Olum R, Chekwech G, Wekha G, Nassozi DR, Bongomin F. Coronavirus disease-2019: knowledge, attitude, and practices of health care workers at Makerere University teaching hospitals, Uganda. Front Public Health. 2020;(8). https://doi.org/10.3389/fpubh.2020.00181.
Zigron A, Dror AA, Morozov NG, Shani T, Khalil TH, Eisenbach N, et al. COVID-19 vaccine acceptance among dental professionals based on employment status during the pandemic. Front Med. 2021;8. https://doi.org/10.3389/fmed.2021.618403.
Qattan AMN, Alshareef N, Alsharqi O, Al Rahahleh N, Chirwa GC, Al-Hanawi MK. Acceptability of a COVID-19 vaccine among healthcare workers in the Kingdom of Saudi Arabia. Front Med. 2021;8. https://doi.org/10.3389/fmed.2021.644300.
Kabamba Nzaji M, Kabamba Ngombe L, Ngoie Mwamba G, et al. Acceptability of vaccination against COVID-19 among healthcare workers in the Democratic Republic of the Congo. Pragmatic Obs Res. 2020;11:103–9. https://doi.org/10.2147/POR.S271096.
Malik AA, McFadden SAM, Elharake J, Omer SB. Determinants of COVID-19 vaccine acceptance in the US. EClinicalMedicine. 2020;26. https://doi.org/10.1016/j.eclinm.2020.100495.
Viswanath K, Bekalu M, Dhawan D, Pinnamaneni R, Lang J, McLoud R. Individual and social determinants of COVID-19 vaccine uptake. BMC Public Health. 2021;21(1):818. https://doi.org/10.1186/s12889-021-10862-1.
El-Sokkary RH, El Seifi OS, Hassan HM, Mortada EM, Hashem MK, Gadelrab MRMA, et al. Predictors of COVID-19 vaccine hesitancy among Egyptian healthcare workers: a cross-sectional study. BMC Infect Dis. 2021;21(1):1–9. https://doi.org/10.1186/s12879-021-06392-1.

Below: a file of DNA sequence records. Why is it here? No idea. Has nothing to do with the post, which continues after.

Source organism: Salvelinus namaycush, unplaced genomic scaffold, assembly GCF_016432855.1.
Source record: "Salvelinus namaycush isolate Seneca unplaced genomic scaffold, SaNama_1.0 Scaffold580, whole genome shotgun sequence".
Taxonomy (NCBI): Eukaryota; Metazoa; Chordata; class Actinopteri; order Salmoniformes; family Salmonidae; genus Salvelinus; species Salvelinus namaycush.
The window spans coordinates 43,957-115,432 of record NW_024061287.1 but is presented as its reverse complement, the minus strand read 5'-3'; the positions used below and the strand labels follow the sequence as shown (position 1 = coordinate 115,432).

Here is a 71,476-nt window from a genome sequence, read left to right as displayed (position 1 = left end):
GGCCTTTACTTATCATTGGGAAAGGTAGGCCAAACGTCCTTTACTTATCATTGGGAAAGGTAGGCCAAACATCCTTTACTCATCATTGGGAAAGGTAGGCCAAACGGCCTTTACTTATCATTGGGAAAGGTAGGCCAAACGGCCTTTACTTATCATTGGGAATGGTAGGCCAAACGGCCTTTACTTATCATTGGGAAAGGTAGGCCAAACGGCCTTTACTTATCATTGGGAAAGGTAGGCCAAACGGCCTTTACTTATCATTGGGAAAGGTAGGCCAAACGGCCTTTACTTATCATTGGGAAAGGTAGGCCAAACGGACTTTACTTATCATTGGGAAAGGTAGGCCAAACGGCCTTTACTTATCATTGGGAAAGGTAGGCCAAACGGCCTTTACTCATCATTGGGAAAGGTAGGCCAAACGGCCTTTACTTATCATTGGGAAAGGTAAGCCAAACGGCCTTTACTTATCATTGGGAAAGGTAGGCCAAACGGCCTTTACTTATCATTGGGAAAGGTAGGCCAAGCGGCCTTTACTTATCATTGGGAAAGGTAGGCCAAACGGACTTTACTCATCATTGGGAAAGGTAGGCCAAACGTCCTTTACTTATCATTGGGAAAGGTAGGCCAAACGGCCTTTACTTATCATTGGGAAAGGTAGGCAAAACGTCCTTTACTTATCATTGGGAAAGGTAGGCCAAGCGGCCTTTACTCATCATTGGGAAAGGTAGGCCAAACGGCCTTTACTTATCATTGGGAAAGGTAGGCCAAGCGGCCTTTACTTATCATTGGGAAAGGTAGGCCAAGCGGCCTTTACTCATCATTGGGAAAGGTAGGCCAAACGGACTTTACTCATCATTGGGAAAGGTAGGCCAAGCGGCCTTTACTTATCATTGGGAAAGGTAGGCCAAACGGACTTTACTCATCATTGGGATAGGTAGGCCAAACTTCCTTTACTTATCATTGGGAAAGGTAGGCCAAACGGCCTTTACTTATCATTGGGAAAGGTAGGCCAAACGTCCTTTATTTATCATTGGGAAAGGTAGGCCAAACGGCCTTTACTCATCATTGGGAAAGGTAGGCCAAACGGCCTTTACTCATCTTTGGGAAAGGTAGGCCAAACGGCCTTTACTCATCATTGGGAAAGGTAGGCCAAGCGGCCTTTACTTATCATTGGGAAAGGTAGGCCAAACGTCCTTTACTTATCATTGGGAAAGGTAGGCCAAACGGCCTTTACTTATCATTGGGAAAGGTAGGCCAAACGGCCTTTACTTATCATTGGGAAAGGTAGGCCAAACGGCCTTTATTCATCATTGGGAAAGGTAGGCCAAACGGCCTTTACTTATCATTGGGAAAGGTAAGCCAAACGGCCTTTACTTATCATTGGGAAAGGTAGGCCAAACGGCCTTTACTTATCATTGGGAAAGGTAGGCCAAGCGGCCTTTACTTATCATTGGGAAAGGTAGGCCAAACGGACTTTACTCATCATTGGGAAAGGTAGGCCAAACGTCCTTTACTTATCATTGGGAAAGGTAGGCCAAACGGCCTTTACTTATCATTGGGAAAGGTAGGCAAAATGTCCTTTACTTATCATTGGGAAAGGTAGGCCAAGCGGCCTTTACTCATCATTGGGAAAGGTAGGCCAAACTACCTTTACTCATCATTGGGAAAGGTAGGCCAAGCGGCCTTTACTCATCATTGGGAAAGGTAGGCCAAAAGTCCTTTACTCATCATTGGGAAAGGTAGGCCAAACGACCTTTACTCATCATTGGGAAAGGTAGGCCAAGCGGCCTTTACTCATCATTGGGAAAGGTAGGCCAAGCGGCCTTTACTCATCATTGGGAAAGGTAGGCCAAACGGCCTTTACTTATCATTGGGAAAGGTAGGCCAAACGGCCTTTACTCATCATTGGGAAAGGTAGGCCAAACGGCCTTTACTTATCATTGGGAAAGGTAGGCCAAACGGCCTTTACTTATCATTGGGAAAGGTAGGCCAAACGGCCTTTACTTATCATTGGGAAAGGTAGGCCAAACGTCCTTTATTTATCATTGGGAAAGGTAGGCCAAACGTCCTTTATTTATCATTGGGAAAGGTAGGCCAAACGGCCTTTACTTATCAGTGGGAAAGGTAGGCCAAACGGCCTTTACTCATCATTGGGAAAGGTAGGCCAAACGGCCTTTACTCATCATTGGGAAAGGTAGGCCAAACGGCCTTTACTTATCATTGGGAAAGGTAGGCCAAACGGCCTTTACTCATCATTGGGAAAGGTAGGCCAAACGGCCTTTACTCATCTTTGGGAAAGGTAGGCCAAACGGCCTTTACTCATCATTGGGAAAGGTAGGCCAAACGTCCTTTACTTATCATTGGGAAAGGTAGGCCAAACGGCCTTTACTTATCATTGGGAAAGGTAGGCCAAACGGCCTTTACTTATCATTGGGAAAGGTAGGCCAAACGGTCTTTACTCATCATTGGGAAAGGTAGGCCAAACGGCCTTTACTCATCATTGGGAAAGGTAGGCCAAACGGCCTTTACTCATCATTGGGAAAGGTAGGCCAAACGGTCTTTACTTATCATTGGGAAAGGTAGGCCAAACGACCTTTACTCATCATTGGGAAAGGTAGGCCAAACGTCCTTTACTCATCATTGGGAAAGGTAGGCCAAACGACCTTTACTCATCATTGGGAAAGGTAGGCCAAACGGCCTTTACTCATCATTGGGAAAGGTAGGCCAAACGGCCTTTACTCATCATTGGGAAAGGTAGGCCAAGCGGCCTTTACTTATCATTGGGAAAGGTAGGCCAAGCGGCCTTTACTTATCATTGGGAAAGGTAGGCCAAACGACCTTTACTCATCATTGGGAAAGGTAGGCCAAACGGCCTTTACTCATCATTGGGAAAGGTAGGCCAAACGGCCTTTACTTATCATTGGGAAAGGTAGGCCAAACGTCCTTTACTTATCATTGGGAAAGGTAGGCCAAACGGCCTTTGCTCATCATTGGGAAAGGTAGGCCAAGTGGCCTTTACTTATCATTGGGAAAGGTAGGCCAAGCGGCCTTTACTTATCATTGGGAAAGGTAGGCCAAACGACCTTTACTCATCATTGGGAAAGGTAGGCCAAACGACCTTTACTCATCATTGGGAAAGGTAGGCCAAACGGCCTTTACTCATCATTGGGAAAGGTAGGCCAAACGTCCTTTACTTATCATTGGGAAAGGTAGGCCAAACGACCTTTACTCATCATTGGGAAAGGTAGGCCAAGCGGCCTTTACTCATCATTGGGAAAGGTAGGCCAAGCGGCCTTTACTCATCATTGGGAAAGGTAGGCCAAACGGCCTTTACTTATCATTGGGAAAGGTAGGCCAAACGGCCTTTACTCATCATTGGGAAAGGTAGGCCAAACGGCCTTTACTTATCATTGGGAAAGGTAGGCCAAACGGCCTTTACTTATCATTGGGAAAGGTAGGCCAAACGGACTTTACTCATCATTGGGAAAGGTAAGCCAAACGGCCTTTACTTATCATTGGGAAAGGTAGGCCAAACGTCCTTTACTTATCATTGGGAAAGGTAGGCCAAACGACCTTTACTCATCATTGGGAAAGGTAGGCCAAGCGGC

Kose S, Mandiracioglu A, Sahin S, Kaynar T, Karbus O, Ozbel Y. Vaccine hesitancy of the COVID-19 by health care personnel. Int J Clin Pract. 2021;75(5):e13917. https://doi.org/10.1111/IJCP.13917.
Barry M, Temsah MH, Alhuzaimi A, Alamro N, Al-Eyadhy A, Aljamaan F, et al. COVID-19 vaccine confidence and hesitancy among healthcare workers: a cross-sectional survey from a MERS-CoV experienced nation. medRxivPublished online. 2020. https://doi.org/10.1101/2020.12.09.20246447.
Shekhar R, Sheikh AB, Upadhyay S, Singh M, Kottewar S, Mir H, et al. COVID-19 vaccine acceptance among health care workers in the United States. Vaccines. 2021;9(2):1–18. https://doi.org/10.3390/VACCINES9020119.
Kaadan MI, Abdulkarim J, Chaar M, Zayegh O, Keblawi MA. Determinants of COVID-19 vaccine acceptance in the Arab world: a cross-sectional study. Glob Heal Res Policy. 2021;6(1). https://doi.org/10.1186/s41256-021-00202-6.
Egypt: WHO Coronavirus Disease (COVID-19) Dashboard With Vaccination Data | WHO Coronavirus (COVID-19) Dashboard With Vaccination Data. https://covid19.who.int/region/emro/country/eg. Accessed 11 Dec 2021.
Al-Qerem WA, Jarab AS. COVID-19 vaccination acceptance and its associated factors among a middle eastern population. Front Public Health. 2021;9:632914. https://doi.org/10.3389/fpubh.2021.632914.